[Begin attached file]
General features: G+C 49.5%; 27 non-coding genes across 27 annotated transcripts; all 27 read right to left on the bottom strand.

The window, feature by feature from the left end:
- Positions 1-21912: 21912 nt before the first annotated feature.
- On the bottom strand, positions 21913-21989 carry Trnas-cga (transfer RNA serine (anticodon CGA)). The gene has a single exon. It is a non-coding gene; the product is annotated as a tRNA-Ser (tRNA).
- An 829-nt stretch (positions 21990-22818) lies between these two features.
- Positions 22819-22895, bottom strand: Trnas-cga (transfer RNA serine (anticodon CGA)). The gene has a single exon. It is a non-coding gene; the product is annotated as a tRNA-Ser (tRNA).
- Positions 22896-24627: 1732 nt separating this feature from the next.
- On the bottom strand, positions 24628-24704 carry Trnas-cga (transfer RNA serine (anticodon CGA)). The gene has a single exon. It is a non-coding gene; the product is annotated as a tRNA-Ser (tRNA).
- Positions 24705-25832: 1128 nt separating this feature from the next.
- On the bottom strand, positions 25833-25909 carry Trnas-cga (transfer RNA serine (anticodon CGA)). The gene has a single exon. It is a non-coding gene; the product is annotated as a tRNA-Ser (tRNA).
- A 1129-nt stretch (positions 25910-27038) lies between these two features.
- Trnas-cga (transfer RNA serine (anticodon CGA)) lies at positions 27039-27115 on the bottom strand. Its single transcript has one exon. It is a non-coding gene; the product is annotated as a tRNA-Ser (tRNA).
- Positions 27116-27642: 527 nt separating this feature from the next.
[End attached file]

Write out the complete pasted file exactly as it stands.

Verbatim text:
General features: G+C 49.5%; 27 non-coding genes across 27 annotated transcripts; all 27 read right to left on the bottom strand.

The window, feature by feature from the left end:
- Positions 1-21912: 21912 nt before the first annotated feature.
- On the bottom strand, positions 21913-21989 carry Trnas-cga (transfer RNA serine (anticodon CGA)). The gene has a single exon. It is a non-coding gene; the product is annotated as a tRNA-Ser (tRNA).
- An 829-nt stretch (positions 21990-22818) lies between these two features.
- Positions 22819-22895, bottom strand: Trnas-cga (transfer RNA serine (anticodon CGA)). The gene has a single exon. It is a non-coding gene; the product is annotated as a tRNA-Ser (tRNA).
- Positions 22896-24627: 1732 nt separating this feature from the next.
- On the bottom strand, positions 24628-24704 carry Trnas-cga (transfer RNA serine (anticodon CGA)). The gene has a single exon. It is a non-coding gene; the product is annotated as a tRNA-Ser (tRNA).
- Positions 24705-25832: 1128 nt separating this feature from the next.
- On the bottom strand, positions 25833-25909 carry Trnas-cga (transfer RNA serine (anticodon CGA)). The gene has a single exon. It is a non-coding gene; the product is annotated as a tRNA-Ser (tRNA).
- A 1129-nt stretch (positions 25910-27038) lies between these two features.
- Trnas-cga (transfer RNA serine (anticodon CGA)) lies at positions 27039-27115 on the bottom strand. Its single transcript has one exon. It is a non-coding gene; the product is annotated as a tRNA-Ser (tRNA).
- Positions 27116-27642: 527 nt separating this feature from the next.